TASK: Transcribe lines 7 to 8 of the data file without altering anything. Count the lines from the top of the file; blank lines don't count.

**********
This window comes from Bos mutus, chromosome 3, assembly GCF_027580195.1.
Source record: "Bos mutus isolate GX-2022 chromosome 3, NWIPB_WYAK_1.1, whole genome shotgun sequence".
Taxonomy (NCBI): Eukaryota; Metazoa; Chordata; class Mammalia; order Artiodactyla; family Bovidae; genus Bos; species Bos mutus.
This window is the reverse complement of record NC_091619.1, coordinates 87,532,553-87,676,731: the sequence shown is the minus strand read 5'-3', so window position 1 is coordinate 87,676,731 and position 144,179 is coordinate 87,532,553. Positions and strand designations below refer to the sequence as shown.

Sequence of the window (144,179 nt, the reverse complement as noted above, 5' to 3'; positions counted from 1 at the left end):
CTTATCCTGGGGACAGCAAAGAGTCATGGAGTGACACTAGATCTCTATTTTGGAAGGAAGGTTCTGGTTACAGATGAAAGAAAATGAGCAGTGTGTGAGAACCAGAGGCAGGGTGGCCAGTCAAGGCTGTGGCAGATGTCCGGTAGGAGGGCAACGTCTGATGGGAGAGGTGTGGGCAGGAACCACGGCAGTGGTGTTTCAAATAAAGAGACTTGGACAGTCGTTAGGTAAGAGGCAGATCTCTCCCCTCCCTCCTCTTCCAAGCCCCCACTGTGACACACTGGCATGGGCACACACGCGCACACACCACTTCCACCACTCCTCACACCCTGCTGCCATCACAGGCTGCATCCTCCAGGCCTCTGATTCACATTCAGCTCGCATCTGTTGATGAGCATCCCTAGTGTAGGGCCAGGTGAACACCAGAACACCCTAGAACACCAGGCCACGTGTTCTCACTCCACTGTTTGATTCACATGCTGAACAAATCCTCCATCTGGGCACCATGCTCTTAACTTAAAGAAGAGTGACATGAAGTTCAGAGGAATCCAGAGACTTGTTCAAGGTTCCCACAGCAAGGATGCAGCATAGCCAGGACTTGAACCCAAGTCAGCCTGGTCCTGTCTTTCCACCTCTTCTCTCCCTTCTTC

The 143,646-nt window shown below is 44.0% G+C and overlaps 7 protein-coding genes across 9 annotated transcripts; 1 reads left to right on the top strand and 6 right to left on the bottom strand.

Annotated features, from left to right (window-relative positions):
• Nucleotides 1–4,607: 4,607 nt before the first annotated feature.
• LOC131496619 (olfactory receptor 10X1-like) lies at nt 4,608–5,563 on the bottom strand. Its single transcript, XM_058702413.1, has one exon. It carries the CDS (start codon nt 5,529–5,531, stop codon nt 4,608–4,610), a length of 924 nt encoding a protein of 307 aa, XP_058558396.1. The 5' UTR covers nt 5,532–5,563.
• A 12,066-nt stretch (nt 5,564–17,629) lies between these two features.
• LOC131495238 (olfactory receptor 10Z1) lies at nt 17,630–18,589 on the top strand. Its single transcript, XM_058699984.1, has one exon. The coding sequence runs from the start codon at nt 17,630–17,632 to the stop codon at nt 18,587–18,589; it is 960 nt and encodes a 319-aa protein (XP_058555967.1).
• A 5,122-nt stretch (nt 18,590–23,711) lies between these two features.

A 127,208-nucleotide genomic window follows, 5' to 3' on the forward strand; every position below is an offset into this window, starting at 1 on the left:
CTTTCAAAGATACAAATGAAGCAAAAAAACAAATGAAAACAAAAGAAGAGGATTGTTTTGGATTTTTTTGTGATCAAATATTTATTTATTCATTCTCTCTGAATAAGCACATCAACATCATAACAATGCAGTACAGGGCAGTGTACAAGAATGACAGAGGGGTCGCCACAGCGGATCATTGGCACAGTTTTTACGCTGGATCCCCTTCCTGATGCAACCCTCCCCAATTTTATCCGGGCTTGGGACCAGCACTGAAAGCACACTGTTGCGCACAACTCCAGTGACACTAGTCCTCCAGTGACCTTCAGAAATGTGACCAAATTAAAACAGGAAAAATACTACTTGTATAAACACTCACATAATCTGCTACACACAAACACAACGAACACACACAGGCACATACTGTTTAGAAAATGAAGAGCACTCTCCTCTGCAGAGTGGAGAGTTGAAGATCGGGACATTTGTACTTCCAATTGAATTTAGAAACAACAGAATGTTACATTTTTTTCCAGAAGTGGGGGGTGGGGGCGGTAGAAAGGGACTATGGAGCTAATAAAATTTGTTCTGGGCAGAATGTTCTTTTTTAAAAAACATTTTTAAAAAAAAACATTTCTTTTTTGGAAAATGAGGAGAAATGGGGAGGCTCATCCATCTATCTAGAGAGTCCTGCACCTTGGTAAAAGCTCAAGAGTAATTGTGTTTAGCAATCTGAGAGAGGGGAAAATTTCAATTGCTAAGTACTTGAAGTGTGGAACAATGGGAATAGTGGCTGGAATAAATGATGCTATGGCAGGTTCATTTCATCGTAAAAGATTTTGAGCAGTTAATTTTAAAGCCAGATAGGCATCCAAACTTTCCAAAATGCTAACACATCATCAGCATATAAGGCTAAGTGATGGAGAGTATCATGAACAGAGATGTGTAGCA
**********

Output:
The 143,646-nt window shown below is 44.0% G+C and overlaps 7 protein-coding genes across 9 annotated transcripts; 1 reads left to right on the top strand and 6 right to left on the bottom strand.

Annotated features, from left to right (window-relative positions):